“It is possible that bank-lending channels would impart slightly less stimulus relative to experiences in other countries, at least initially, but I would consider it as very unlikely that we do not see any boost to lending. Looser monetary policy can help the economy recover faster, bringing inflation back to target, while also preventing some of the job losses and business failures that could otherwise reduce potential output in future.

“The MPC has given guidance that policy will not be tightened before there is clear evidence that significant progress is being made in eliminating spare capacity and achieving the inflation target sustainably. It is possible that more stimulus will be needed to do so at an appropriate pace. If that is the case, having negative rates in our toolbox will, in my view, be important.” Tenreyro said UK rates could potentially fall below -0.75 per cent “without running into some of the constraints of a negative interest rate policy”.

Operationally ready

The Bank of England is looking at the technical feasibility of negative rates for Britain’s financial system and is expected to publish its views before the spring. As part of the study, it has written asking high street banks how prepared they would be if interest rates were cut to zero or turned negative.

Sam Woods, deputy governor and ceo of the Prudential Regulation Authority, said in the letter: “For a negative bank rate to be effective as a policy tool, the financial sector – as the key transmission mechanism of monetary policy – would need to be operationally ready to implement it in a way that does not adversely affect the safety and soundness of firms.”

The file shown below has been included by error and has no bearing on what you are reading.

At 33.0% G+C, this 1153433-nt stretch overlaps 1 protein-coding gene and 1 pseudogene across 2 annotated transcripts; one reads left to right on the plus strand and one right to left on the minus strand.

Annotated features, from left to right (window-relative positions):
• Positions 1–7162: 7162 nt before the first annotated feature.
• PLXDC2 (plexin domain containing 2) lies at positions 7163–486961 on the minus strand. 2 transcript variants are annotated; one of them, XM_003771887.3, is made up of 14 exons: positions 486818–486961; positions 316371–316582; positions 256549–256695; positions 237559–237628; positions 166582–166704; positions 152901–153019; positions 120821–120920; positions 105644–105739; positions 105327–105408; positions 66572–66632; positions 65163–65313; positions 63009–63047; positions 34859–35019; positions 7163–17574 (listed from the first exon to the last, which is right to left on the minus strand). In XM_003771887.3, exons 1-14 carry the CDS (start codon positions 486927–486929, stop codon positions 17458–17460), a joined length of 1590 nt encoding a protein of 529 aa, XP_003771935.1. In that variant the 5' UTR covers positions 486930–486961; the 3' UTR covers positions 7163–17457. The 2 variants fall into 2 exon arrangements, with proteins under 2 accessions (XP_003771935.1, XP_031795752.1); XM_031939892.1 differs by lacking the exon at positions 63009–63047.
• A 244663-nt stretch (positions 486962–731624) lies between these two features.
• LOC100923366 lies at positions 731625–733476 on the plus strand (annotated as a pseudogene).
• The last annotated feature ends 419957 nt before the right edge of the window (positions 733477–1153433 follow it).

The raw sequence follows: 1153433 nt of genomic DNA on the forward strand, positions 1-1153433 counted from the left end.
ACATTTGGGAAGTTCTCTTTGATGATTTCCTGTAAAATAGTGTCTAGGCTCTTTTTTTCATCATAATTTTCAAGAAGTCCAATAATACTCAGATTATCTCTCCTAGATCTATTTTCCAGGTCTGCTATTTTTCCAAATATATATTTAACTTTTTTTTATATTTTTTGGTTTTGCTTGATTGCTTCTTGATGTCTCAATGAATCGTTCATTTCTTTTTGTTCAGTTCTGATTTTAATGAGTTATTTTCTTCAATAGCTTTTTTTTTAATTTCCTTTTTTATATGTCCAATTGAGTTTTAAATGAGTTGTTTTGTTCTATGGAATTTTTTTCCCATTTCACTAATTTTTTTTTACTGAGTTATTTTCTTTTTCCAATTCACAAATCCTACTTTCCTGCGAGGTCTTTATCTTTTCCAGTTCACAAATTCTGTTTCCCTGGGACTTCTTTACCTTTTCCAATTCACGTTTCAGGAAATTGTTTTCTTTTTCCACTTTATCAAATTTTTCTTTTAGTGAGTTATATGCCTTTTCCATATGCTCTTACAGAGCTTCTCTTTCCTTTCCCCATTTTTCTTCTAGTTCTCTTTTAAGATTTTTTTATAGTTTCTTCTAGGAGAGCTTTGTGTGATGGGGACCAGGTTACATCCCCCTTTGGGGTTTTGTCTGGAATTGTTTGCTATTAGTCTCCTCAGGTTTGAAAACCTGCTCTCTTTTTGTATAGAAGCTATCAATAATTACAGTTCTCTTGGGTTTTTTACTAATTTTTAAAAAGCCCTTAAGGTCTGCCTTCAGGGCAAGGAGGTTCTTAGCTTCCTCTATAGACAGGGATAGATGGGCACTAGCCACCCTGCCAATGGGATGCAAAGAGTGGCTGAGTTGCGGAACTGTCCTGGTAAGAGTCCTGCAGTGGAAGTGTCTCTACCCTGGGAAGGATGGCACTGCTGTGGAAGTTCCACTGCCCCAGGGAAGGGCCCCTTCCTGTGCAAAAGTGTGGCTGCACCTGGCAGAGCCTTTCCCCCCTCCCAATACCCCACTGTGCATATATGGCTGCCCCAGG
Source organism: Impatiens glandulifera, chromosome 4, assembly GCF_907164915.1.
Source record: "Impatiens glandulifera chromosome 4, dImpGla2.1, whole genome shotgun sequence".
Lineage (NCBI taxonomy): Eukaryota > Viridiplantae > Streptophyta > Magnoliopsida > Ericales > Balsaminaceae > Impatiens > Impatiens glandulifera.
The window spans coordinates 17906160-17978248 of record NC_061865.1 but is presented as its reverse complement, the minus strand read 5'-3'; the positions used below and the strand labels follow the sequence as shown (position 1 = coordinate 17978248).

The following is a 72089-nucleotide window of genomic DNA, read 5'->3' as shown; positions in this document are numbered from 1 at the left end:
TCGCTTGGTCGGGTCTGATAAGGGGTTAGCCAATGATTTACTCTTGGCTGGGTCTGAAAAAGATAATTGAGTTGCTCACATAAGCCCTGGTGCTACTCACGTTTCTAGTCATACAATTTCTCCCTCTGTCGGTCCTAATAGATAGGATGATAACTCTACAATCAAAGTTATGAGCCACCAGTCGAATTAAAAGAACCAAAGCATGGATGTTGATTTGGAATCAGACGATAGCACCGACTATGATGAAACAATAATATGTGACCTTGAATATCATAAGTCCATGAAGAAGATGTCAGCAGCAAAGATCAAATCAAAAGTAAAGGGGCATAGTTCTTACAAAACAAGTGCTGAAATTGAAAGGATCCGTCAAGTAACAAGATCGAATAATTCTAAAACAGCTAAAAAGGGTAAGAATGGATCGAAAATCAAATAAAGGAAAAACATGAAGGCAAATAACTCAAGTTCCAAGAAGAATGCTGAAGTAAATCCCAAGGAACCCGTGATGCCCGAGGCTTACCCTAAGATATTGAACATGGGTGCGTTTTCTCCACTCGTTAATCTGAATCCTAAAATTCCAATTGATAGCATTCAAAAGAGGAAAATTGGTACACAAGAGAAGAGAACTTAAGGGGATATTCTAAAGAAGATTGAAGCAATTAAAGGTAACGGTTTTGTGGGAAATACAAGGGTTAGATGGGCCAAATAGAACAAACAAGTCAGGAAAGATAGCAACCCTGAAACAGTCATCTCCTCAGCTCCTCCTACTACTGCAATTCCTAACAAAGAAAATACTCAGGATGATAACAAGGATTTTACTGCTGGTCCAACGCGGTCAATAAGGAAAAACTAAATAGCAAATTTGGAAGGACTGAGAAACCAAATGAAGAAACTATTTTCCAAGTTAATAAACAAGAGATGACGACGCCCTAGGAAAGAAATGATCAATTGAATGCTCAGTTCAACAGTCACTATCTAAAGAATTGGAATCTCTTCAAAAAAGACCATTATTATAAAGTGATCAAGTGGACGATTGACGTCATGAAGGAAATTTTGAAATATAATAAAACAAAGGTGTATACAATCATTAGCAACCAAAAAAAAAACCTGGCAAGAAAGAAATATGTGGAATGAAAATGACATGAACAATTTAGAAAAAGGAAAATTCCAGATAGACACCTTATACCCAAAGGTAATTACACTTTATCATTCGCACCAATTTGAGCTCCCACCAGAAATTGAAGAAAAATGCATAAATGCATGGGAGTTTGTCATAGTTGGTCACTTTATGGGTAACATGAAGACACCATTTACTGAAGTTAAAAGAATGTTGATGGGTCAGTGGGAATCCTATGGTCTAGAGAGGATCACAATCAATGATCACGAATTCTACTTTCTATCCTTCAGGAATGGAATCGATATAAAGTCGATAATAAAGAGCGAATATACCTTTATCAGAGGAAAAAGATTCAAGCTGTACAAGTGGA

Commercial banks are making preparations for rates going negative in the UK but not all are persuaded it would be the right thing to do.

Barclays Bank chief executive Jes Stanley acknowledged that negative interest rates could help in the long term but may hit its UK profits. “Zero, let alone negative interest rates, are very tough for banks and put pressure on bank profitability,” he said. “You don’t want to see consumers avoiding a negative interest rate by turning to cash, for example.” Stanley said that in countries that have already taken the plunge, Barclays’ large corporate customers have been charged for holding money in savings. “But we would rather not be doing that,” he added.

“Few positives”

Amanda Murphy, head of commercial banking at HSBC UK, told the House of Commons Treasury Select Committee that the Bank of England does have to “carefully consider” whether negative interest rates will have the desired outcomes. “Where they have already been introduced – Europe, Japan, Switzerland – we haven’t seen inflation rise and the growth hasn’t come back as strongly as one might have hoped,” she said.

A more damning verdict was delivered by Huw van Steenis, senior adviser to the chief executive of UBS. He told American news channel CNBC: “One of the most striking things from last year was that no central bank that already had negative rates cut them further. I think it was a failed experiment. It is an experiment that is corrosive to the banking system and more importantly it hasn’t been driving growth, nor has it been driving inflation expectations, so, in a way, it is a tool
that has got serious side effects with very few positives.”